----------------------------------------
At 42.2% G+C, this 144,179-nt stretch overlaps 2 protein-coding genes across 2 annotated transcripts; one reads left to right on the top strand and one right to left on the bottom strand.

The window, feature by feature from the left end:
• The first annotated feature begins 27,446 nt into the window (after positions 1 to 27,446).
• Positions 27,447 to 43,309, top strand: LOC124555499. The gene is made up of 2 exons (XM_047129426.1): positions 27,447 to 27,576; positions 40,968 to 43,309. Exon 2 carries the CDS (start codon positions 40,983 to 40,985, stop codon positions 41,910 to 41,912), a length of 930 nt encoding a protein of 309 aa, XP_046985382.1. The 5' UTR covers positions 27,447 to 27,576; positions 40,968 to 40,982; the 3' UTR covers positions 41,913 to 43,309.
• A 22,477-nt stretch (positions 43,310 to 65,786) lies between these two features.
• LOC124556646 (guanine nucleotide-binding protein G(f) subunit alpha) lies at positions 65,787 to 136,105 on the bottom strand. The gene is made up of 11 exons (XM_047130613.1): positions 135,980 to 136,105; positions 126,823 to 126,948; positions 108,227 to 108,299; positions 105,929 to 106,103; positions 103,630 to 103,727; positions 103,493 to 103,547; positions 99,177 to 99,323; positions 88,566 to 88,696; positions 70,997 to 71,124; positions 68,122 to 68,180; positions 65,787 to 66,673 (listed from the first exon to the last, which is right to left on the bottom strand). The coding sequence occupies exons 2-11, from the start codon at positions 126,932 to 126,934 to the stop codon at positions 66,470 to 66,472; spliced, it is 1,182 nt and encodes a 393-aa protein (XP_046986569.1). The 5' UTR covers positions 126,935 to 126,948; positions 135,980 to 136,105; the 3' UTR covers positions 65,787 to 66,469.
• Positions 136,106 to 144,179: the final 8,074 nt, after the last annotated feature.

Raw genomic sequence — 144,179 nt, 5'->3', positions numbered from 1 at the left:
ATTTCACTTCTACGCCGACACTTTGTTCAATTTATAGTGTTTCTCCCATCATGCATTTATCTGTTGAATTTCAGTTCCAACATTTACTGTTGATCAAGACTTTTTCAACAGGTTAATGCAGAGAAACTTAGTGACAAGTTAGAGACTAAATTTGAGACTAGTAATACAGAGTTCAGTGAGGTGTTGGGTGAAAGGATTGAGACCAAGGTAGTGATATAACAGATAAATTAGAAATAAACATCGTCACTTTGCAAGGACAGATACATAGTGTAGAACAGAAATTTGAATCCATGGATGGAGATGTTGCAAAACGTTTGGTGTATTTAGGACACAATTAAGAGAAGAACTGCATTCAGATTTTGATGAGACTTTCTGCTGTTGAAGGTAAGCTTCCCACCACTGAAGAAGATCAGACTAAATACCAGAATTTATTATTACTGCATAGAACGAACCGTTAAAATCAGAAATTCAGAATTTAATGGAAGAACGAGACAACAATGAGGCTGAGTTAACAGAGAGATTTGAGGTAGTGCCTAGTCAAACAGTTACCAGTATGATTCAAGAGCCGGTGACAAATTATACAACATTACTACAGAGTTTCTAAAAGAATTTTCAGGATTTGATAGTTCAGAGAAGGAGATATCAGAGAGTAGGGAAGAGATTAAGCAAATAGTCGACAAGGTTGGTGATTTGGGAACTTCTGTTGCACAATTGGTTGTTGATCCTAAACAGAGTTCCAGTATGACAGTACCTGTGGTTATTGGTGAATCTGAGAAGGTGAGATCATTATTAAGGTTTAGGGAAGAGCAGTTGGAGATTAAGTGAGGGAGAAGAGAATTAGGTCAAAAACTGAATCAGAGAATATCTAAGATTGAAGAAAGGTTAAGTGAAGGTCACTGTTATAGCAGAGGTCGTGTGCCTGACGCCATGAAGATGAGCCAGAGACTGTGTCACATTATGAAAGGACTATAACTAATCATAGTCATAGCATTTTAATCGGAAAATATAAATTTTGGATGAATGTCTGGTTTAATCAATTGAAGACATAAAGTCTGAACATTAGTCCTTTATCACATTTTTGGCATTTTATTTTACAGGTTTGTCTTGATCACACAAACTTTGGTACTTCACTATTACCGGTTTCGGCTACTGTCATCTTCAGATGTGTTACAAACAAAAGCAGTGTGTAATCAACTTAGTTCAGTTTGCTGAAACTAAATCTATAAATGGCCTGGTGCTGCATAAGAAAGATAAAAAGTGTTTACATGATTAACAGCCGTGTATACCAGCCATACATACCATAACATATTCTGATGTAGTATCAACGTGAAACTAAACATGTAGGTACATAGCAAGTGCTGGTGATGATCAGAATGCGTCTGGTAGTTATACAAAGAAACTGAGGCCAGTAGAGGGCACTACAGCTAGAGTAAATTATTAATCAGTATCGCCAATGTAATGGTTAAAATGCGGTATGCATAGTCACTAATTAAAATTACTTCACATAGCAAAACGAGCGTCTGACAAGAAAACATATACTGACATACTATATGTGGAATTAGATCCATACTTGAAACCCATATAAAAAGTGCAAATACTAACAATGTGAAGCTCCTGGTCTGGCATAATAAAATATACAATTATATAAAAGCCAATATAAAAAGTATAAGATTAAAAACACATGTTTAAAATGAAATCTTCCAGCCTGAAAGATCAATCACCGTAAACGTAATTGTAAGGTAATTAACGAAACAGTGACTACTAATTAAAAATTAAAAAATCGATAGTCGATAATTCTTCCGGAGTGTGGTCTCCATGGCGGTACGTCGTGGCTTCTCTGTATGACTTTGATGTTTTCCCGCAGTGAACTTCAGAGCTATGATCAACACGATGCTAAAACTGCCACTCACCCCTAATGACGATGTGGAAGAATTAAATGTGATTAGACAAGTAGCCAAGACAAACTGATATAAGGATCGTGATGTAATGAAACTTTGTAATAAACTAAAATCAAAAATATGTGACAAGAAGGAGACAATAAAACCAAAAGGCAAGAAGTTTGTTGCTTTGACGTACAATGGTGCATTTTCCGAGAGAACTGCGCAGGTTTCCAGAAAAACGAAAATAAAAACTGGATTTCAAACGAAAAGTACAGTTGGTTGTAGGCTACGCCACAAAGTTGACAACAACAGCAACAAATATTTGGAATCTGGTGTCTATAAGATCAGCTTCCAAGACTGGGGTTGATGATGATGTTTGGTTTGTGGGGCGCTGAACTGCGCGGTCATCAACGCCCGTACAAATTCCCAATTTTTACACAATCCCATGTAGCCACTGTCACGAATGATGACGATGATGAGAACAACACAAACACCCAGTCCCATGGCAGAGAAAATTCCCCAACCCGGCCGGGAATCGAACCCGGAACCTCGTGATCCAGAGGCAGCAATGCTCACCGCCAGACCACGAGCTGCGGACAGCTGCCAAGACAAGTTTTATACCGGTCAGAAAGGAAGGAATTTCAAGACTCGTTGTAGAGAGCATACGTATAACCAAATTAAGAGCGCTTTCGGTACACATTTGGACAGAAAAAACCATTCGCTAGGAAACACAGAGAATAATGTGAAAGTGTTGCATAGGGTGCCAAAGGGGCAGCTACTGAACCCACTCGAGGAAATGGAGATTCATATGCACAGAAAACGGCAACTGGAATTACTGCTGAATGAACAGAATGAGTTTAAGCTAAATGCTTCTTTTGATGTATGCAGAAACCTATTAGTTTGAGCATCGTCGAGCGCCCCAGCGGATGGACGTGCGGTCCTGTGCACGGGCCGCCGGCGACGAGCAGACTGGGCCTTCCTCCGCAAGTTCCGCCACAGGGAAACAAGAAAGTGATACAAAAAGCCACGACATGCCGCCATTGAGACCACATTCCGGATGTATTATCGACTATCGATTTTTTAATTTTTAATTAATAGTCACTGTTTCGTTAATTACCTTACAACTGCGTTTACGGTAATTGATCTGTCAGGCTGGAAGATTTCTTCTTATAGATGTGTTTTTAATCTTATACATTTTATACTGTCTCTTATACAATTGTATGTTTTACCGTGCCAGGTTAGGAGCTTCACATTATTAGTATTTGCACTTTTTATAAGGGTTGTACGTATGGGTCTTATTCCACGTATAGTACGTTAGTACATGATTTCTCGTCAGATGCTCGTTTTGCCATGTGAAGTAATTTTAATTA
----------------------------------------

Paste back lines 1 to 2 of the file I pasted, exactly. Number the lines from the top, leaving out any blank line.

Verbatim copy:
At 42.2% G+C, this 144,179-nt stretch overlaps 2 protein-coding genes across 2 annotated transcripts; one reads left to right on the top strand and one right to left on the bottom strand.

The window, feature by feature from the left end: